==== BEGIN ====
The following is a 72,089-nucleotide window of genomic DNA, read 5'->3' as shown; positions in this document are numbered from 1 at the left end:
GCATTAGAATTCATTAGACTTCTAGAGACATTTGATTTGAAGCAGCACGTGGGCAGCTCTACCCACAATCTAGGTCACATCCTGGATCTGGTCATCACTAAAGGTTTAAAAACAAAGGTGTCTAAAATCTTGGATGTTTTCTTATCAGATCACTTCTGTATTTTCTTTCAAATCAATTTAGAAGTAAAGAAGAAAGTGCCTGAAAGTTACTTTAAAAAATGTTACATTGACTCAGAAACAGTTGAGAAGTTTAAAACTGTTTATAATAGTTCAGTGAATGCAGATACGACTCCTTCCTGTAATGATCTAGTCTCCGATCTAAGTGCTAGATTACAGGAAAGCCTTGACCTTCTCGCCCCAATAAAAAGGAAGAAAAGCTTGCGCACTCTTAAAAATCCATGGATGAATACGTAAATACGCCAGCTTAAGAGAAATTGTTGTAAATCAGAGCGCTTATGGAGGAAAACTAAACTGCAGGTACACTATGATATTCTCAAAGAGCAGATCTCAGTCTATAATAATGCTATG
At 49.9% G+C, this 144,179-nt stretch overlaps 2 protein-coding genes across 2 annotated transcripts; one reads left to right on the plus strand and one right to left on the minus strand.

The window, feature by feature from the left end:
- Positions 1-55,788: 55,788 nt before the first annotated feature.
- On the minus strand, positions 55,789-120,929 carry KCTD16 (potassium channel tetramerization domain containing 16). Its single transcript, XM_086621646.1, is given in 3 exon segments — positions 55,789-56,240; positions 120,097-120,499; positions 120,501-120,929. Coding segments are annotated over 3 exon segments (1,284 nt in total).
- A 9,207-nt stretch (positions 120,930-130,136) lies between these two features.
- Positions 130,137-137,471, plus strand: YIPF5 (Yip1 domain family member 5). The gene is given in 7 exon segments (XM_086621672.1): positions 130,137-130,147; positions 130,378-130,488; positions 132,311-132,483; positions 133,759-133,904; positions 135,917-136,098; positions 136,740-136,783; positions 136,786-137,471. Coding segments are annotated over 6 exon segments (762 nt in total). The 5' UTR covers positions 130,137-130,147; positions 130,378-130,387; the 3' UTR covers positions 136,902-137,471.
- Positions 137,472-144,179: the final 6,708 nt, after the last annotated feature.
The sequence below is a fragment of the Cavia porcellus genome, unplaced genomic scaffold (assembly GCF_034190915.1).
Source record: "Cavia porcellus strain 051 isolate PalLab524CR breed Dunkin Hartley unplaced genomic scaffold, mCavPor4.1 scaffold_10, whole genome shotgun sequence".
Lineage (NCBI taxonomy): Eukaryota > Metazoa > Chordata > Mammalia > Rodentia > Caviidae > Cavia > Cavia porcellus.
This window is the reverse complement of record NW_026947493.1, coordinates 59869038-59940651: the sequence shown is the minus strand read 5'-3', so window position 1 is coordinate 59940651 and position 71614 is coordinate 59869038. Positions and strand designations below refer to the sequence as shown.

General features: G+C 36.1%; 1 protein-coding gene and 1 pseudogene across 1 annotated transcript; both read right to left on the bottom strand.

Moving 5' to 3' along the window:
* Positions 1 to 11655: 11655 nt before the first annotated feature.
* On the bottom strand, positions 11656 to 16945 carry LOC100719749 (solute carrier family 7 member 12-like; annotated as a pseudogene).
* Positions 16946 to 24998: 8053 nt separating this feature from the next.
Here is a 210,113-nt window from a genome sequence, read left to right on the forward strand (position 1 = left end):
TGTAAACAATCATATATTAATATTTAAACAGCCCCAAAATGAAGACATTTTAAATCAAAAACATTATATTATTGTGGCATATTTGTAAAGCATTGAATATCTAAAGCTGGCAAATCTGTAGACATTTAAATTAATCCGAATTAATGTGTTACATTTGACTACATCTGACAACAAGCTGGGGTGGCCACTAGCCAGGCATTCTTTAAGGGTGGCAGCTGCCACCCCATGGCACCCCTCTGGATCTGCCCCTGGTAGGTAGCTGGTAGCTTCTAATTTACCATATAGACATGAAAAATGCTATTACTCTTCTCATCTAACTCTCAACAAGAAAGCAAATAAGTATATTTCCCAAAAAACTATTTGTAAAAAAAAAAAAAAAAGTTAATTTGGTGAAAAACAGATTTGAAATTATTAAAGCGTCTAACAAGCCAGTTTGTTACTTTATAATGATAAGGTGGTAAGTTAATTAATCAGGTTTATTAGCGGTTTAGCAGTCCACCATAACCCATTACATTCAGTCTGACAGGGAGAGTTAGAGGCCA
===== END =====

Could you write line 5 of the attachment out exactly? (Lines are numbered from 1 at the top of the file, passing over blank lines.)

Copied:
- Positions 1-55,788: 55,788 nt before the first annotated feature.